As anyone who has tried to build a broad framework can attest, designing, building, testing, and maintaining it is a daunting task. Having designed, consulted on, and built several frameworks, I understand how difficult this can be. When designing a framework, the adage attributed to Alan Kay “Simple stuff should be simple, complex stuff should be possible” must be a primary design rule. When I look at WCF as it stands today, I think Microsoft successfully implemented this adage, and even took it further by making a lot of complex “stuff” simple. This is not to say that I think WCF is perfect or contains no errors, but rather that the product as a whole is well thought out and well designed.
One of the core requirements of WCF is exposing an object model to the developer that is consistent across all transports and protocols. As a concrete example, the architects on the WCF team wanted the code required to send a message over the TCP/IP transport to look very similar to the code required to send a message over the MSMQ transport. This sort of feature has several benefits. First, it means that the platform does not force developers to learn the eccentricities of the wide array of transport and protocol object models. In effect, developers who understand the WCF object and execution model are able to build support for different transports and protocols into their applications. Second, it means that as the WCF infrastructure matures to include new transports, protocols, and functionality, developers don’t necessarily have to learn new ways to incorporate the new features into their applications. Instead, they can rely on the paradigms already implemented in the framework.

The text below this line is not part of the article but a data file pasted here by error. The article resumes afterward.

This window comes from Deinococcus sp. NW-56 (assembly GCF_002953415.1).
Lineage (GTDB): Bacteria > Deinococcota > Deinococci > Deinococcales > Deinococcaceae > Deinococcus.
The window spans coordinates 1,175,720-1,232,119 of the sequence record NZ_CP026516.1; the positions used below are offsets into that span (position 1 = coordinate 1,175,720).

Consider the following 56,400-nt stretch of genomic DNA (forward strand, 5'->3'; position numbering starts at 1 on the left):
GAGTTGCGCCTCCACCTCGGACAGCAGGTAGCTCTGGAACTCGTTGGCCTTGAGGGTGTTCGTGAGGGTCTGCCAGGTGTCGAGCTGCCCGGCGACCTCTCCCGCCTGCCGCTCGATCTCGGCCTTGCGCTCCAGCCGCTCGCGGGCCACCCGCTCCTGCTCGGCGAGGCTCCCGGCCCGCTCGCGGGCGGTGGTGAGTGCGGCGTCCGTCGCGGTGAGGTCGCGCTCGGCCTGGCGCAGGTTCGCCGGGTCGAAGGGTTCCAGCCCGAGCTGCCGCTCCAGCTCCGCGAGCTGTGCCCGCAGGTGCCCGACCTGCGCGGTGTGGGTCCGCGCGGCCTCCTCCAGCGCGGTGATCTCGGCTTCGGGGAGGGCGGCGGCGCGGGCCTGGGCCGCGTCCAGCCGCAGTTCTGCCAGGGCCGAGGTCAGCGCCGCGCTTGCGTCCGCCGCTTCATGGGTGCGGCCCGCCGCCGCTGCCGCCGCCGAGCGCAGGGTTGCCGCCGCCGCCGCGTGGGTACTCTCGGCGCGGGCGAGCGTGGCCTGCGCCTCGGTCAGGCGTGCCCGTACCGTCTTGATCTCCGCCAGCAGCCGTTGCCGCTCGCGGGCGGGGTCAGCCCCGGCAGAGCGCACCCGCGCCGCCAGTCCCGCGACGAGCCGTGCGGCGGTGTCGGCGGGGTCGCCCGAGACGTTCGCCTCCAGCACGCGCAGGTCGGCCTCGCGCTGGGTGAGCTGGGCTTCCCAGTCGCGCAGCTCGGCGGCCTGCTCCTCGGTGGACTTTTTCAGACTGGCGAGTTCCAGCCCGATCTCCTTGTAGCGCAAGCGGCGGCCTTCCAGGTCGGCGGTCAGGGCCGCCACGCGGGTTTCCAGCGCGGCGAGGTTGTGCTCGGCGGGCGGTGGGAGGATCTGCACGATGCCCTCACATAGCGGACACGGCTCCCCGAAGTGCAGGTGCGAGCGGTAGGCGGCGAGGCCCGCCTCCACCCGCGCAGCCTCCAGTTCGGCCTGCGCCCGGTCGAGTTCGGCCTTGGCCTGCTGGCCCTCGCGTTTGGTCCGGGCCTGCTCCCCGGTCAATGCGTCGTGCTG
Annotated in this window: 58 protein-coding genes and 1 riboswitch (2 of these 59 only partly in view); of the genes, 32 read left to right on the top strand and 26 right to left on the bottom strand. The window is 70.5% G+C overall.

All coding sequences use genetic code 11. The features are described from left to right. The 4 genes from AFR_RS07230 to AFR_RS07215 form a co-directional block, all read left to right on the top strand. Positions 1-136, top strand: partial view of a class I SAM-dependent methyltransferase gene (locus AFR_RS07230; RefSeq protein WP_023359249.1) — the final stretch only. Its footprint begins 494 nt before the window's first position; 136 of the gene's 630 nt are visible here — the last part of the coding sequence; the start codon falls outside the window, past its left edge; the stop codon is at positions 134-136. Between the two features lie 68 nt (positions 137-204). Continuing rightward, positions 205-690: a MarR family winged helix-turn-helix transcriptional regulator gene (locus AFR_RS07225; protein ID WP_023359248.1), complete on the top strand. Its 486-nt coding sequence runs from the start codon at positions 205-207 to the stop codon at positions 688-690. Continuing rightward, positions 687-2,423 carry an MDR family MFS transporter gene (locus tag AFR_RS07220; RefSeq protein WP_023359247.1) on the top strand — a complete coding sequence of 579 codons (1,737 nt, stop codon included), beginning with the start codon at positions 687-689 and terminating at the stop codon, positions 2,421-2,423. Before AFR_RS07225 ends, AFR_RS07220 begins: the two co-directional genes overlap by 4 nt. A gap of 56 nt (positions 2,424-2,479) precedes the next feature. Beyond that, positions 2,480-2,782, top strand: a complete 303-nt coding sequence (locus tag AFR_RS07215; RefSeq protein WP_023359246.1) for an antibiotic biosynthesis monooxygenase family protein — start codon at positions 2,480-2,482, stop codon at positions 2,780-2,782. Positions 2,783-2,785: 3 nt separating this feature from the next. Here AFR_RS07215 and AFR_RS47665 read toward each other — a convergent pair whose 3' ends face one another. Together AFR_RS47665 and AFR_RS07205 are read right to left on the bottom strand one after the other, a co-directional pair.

As a result of these types of requirements, the WCF architecture is composed of many interwoven layers. Over time, I have found that gaining a full understanding of any particular layer in the WCF infrastructure requires first understanding a little bit about every layer in the WCF infrastructure. The purpose of this chapter is to introduce the major layers in WCF applications and to provide context for the rest of this book, where we will more fully explore many of these layers.